Referring now to FIG. 6, a contactor assembly 108 is shown in a typical motor control application configuration between a power line source 110 and a three-phase motor 112. Contactor assembly 108 is a modular contactor assembly and includes four contactors 114A, A′, B, C similar to the contactors heretofore described. Each contactor 114A-C includes a set of contact assemblies 116A-C. Specifically, each contact assembly includes a set of line side contacts 118A-C and load side contacts 120A-C. Each contactor also includes an actuating assembly 122A-C that breaks and makes the contact assemblies of each respective contactor in unison. However, since each contactor has its own actuating assembly, the contactors can be independently controlled.

Connected to each actuating assembly and constructed to independently control the contactors is controller 124. Controller 124 opens and closes each contactor based on the corresponding phase A-C of the contactor crossing a particular current value or voltage value. In one embodiment, each contactor is controlled to open when the current in the corresponding phase is approximately zero. Opening of the contacts of the contactor at or near a zero current reduces the likelihood of arc erosion between the contacts of the contactor. However, controller 124 can be configured to independently open the contactors based on the current in the corresponding phase reaching/crossing a particular non-zero value. Current data is acquired by at least one current sensor (not shown) connected between the line 110 and the contactors 114A-C.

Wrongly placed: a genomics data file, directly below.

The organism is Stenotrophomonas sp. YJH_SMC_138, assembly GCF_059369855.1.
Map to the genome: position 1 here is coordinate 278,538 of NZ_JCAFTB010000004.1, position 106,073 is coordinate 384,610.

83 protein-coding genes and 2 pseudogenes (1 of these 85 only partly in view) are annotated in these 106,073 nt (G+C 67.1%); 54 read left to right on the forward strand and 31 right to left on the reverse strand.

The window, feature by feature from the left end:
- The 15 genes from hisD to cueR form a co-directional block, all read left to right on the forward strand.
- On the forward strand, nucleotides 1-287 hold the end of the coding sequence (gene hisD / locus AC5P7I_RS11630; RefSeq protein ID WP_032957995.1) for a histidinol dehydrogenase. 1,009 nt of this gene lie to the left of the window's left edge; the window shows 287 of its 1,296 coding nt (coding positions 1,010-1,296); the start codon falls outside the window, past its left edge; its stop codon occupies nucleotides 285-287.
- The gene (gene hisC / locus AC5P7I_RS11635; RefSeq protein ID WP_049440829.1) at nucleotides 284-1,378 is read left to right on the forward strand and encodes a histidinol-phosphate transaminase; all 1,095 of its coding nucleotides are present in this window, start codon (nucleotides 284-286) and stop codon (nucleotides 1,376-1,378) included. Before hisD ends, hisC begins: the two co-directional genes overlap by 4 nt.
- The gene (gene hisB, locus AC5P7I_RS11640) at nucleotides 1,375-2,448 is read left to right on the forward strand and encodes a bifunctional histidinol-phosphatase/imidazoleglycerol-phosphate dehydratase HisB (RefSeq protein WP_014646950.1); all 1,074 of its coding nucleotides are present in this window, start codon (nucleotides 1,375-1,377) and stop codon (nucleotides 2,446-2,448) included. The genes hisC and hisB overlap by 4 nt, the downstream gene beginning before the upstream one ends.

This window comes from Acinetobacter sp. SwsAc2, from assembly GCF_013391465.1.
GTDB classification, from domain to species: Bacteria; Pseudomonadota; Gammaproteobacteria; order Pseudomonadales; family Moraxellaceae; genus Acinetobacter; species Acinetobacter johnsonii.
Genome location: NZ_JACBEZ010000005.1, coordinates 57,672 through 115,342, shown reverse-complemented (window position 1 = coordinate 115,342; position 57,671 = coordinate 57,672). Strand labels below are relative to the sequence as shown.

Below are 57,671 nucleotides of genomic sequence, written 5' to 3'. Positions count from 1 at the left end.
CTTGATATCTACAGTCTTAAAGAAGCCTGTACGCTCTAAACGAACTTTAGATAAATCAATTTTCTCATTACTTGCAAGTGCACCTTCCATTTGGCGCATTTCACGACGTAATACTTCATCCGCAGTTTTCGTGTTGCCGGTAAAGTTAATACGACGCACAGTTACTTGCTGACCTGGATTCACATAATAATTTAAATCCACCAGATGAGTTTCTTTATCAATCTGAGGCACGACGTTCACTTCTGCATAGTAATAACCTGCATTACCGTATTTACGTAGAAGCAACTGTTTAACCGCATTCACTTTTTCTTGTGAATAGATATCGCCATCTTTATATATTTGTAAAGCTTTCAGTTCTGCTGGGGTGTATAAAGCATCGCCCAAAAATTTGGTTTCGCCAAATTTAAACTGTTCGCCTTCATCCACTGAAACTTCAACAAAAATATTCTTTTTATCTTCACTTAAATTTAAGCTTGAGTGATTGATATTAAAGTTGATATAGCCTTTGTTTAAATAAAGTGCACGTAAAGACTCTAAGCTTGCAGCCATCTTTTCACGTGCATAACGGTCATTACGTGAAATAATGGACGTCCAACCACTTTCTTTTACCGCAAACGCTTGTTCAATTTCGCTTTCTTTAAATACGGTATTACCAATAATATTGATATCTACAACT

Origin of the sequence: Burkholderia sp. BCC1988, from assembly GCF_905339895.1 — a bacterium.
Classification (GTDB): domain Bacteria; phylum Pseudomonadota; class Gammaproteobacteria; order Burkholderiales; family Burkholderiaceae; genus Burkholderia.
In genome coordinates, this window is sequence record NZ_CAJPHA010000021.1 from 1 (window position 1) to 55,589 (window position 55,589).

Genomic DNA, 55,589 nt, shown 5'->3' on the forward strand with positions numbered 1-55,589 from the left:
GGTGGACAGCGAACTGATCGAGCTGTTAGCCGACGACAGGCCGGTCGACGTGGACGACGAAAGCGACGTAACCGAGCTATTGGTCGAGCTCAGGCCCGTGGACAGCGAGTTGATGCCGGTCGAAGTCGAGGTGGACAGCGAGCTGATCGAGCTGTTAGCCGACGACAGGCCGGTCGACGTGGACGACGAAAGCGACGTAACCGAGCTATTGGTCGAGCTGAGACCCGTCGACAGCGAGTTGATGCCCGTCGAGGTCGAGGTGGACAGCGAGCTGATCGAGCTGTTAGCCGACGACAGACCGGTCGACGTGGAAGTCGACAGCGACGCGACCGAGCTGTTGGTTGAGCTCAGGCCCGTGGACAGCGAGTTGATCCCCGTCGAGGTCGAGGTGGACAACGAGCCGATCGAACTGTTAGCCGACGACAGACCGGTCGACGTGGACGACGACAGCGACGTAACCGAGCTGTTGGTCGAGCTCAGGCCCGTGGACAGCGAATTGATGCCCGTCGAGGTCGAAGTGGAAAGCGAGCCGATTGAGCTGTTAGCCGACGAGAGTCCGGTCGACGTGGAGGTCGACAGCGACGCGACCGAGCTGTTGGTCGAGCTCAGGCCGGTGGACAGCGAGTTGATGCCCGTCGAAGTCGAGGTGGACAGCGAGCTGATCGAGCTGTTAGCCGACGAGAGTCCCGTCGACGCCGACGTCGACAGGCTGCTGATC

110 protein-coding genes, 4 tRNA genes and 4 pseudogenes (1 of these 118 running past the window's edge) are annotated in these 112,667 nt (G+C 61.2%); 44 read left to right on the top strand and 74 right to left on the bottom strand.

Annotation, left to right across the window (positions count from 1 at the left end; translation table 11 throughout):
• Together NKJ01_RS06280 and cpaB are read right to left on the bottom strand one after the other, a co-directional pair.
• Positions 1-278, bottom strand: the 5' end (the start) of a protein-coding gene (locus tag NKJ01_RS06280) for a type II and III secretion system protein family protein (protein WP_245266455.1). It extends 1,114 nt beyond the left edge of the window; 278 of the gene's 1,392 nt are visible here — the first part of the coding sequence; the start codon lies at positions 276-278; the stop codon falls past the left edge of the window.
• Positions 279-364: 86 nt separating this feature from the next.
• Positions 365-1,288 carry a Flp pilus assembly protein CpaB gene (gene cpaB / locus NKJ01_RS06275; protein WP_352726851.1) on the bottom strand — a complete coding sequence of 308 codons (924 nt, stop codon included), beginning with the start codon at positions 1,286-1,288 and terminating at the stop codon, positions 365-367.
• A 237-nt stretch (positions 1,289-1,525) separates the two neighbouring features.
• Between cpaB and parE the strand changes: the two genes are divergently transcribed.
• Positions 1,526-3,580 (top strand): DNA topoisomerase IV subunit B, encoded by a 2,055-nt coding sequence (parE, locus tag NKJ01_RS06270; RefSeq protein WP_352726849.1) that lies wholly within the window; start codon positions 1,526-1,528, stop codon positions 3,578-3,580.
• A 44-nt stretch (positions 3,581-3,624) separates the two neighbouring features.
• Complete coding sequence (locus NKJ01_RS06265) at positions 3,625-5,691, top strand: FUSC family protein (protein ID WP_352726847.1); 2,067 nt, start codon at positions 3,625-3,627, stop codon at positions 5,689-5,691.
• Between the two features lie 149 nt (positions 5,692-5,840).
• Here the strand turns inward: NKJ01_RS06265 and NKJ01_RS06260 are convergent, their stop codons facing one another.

Still referring to FIG. 6, contactors 114A and 114A′ are shown as being serially connected to another. This configuration has a number of advantages, particularly for high voltage applications (i.e. greater than 600 V). Connecting two contactors in series and designating the two contactors as the first contactors to open when a fault is detected or open command is issued allows the two serially connected contactors 114A,A′ to share high switching energy stress. As a result, more energy is dissipated in the contactors 114A,A′ thereby reducing the energy absorption burden of contactors 114B,C. Additionally, since contactors 114A,A′ are also connected to the controller in parallel with another, the controller can cause contactors 114A,A′ to open simultaneously. This results in a greater arc voltage being generated by the four arcs as opposed to a conventional double break system and reduces the current and contact erosion. The multiple contact gaps also reduce the likelihood of re-ignitions after current zero.

The configuration illustrated in FIG. 6 shows an embodiment of the present invention; however, additional configurations not shown are contemplated and within the scope of this invention. For example, in jogging applications, three sets of two serially connected contactors may be arranged in parallel and independently controlled.